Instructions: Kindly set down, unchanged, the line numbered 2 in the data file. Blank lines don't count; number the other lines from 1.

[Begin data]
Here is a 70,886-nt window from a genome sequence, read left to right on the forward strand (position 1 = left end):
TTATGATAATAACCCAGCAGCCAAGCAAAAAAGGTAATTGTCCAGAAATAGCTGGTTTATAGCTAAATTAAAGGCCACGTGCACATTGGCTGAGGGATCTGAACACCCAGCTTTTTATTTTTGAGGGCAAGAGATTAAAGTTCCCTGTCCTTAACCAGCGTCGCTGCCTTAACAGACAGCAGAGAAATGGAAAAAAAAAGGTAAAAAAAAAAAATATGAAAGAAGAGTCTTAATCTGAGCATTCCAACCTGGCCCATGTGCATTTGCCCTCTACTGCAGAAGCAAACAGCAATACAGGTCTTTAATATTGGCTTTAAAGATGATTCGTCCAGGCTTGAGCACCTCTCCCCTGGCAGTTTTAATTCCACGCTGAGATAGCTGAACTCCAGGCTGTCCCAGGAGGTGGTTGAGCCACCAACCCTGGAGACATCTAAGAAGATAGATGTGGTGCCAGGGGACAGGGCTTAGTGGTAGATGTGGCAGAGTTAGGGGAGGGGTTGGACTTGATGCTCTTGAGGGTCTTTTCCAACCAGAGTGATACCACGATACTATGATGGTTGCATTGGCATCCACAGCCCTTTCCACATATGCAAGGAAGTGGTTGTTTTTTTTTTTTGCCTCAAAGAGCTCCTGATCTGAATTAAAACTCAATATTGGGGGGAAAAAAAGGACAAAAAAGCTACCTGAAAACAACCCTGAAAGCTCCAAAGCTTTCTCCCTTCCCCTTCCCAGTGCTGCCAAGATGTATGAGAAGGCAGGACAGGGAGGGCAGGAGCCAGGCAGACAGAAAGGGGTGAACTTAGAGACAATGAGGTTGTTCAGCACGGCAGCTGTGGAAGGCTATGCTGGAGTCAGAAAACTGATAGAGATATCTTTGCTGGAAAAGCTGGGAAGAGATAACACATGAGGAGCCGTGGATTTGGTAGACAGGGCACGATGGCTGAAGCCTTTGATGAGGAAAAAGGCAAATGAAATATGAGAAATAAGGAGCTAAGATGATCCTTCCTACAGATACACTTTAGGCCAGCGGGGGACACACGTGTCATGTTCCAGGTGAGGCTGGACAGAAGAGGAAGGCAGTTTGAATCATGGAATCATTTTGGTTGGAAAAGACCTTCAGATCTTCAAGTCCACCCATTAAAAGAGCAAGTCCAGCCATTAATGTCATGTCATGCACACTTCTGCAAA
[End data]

TTATGATAATAACCCAGCAGCCAAGCAAAAAAGGTAATTGTCCAGAAATAGCTGGTTTATAGCTAAATTAAAGGCCACGTGCACATTGGCTGAGGGATCTGAACACCCAGCTTTTTATTTTTGAGGGCAAGAGATTAAAGTTCCCTGTCCTTAACCAGCGTCGCTGCCTTAACAGACAGCAGAGAAATGGAAAAAAAAAGGTAAAAAAAAAAAATATGAAAGAAGAGTCTTAATCTGAGCATTCCAACCTGGCCCATGTGCATTTGCCCTCTACTGCAGAAGCAAACAGCAATACAGGTCTTTAATATTGGCTTTAAAGATGATTCGTCCAGGCTTGAGCACCTCTCCCCTGGCAGTTTTAATTCCACGCTGAGATAGCTGAACTCCAGGCTGTCCCAGGAGGTGGTTGAGCCACCAACCCTGGAGACATCTAAGAAGATAGATGTGGTGCCAGGGGACAGGGCTTAGTGGTAGATGTGGCAGAGTTAGGGGAGGGGTTGGACTTGATGCTCTTGAGGGTCTTTTCCAACCAGAGTGATACCACGATACTATGATGGTTGCATTGGCATCCACAGCCCTTTCCACATATGCAAGGAAGTGGTTGTTTTTTTTTTTTGCCTCAAAGAGCTCCTGATCTGAATTAAAACTCAATATTGGGGGGAAAAAAAGGACAAAAAAGCTACCTGAAAACAACCCTGAAAGCTCCAAAGCTTTCTCCCTTCCCCTTCCCAGTGCTGCCAAGATGTATGAGAAGGCAGGACAGGGAGGGCAGGAGCCAGGCAGACAGAAAGGGGTGAACTTAGAGACAATGAGGTTGTTCAGCACGGCAGCTGTGGAAGGCTATGCTGGAGTCAGAAAACTGATAGAGATATCTTTGCTGGAAAAGCTGGGAAGAGATAACACATGAGGAGCCGTGGATTTGGTAGACAGGGCACGATGGCTGAAGCCTTTGATGAGGAAAAAGGCAAATGAAATATGAGAAATAAGGAGCTAAGATGATCCTTCCTACAGATACACTTTAGGCCAGCGGGGGACACACGTGTCATGTTCCAGGTGAGGCTGGACAGAAGAGGAAGGCAGTTTGAATCATGGAATCATTTTGGTTGGAAAAGACCTTCAGATCTTCAAGTCCACCCATTAAAAGAGCAAGTCCAGCCATTAATGTCATGTCATGCACACTTCTGCAAA